The Australian Federal Government has created a new agency, the Australian Health Practitioner Regulation Agency (AHPRA), which will be a single national registration and accreditation system to “improve the quality and safety of Australia’s health services through a modernized national regulatory system for health professionals”.
ARPHA is the first outcome of a Council of Australian Government's initiative to coordinate registration and accreditation of professionals. The national system will include ten health professions as of 1 July 2010. These are: chiropractors; dental care practitioners; medical practitioners; nurses and midwives; optometrists; osteopaths; pharmacists; physiotherapists; podiatrists; and psychologists.
Services to be provided by AHPRA to its National Boards will include the management of a national public register of health practitioners, the receipt of complaints on behalf of the Boards and subject to decisions by States and Territories, responsibility to the Boards for professional investigations and disciplinary processes. These activities will require support by information management systems. It is intended that AHPRA will replace a variety of state-based systems in providing these services.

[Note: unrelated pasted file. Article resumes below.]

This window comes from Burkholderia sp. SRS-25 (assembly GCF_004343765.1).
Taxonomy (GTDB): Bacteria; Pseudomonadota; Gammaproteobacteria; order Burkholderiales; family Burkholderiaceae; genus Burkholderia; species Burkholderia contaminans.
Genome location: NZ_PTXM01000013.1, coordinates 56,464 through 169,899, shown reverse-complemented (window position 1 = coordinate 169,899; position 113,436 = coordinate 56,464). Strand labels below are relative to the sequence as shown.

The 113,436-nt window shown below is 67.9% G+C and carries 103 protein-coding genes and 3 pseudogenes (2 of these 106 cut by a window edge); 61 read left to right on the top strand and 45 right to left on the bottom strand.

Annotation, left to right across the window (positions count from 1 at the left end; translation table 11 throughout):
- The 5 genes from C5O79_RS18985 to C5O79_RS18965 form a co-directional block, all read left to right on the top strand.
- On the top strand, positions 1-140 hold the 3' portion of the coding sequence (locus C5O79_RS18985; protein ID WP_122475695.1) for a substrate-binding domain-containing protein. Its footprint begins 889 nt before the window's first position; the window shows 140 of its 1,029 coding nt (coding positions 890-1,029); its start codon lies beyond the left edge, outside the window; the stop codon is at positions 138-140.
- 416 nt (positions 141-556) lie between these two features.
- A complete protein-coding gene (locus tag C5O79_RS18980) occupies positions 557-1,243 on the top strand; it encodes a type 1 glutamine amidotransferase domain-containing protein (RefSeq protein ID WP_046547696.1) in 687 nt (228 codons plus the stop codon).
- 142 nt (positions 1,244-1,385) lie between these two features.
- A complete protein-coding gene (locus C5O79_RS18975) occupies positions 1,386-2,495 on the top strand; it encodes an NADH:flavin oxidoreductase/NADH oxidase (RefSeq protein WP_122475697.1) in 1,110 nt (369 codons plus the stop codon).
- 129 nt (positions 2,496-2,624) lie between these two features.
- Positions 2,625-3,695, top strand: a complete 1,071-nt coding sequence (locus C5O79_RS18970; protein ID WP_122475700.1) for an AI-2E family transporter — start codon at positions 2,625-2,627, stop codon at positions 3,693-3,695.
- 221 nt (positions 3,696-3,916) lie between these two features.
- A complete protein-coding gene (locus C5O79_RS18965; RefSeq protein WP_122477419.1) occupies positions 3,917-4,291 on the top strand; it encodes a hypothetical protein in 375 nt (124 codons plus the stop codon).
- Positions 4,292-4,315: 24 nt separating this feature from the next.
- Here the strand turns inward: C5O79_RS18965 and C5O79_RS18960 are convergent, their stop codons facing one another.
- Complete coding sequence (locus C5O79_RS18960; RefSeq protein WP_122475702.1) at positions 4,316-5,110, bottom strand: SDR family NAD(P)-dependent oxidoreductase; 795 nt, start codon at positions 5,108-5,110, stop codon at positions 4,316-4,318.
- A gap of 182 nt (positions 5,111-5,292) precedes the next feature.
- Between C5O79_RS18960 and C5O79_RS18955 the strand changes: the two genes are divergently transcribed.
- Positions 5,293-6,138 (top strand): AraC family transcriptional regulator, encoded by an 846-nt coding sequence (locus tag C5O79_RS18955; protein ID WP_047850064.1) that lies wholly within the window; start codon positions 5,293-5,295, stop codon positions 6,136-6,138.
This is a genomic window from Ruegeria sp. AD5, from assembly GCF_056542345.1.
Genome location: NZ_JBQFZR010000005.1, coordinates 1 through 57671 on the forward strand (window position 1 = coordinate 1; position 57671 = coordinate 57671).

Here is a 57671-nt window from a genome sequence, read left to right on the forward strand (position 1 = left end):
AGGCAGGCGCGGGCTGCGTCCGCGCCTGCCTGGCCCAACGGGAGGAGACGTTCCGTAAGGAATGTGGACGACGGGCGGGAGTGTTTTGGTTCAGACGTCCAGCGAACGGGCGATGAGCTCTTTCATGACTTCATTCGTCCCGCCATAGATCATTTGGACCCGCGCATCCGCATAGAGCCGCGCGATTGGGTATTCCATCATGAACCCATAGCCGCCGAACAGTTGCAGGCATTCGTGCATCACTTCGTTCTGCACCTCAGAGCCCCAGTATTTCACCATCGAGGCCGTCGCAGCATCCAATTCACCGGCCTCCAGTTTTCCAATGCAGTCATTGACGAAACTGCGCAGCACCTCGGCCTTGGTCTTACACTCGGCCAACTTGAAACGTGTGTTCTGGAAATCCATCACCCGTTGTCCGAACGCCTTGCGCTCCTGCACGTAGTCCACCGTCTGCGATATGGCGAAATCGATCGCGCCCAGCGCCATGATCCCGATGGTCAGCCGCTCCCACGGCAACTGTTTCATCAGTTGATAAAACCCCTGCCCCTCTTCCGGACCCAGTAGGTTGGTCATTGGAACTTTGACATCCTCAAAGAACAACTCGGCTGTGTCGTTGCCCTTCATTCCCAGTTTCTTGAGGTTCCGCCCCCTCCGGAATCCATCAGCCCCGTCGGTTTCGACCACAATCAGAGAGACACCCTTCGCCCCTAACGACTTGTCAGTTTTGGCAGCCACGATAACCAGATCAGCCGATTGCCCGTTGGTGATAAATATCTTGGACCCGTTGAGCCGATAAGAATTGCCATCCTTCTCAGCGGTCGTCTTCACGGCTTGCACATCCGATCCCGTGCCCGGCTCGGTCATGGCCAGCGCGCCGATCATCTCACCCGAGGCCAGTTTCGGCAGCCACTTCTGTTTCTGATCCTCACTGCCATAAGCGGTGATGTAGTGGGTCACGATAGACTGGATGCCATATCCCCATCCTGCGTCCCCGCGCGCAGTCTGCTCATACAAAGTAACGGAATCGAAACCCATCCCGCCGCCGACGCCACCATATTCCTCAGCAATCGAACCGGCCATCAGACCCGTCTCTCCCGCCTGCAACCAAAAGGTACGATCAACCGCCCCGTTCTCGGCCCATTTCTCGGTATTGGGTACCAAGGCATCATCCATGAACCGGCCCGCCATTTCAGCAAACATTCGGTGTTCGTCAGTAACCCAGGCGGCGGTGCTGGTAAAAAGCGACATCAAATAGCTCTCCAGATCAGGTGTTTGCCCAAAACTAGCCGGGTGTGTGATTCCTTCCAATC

AHPRA does not officially commence operations as a regulatory agency until 1 July 2010 but clearly establishment activity is underway. The agency recently advertised for a Director, Operations, who has responsibility for the management of financial resources and delivery of information services in support of the National Boards.
AHPRA’s national office will be located in Melbourne and there will also be an office in each state and territory. The State and Territory offices will be responsible for the majority of operational matters.
Eight State/Territory managers are also being sought to provide leadership in transitioning staff and resources form current arrangements in respective States/Territories to AHPRA. These roles will become autonomous from July 2010.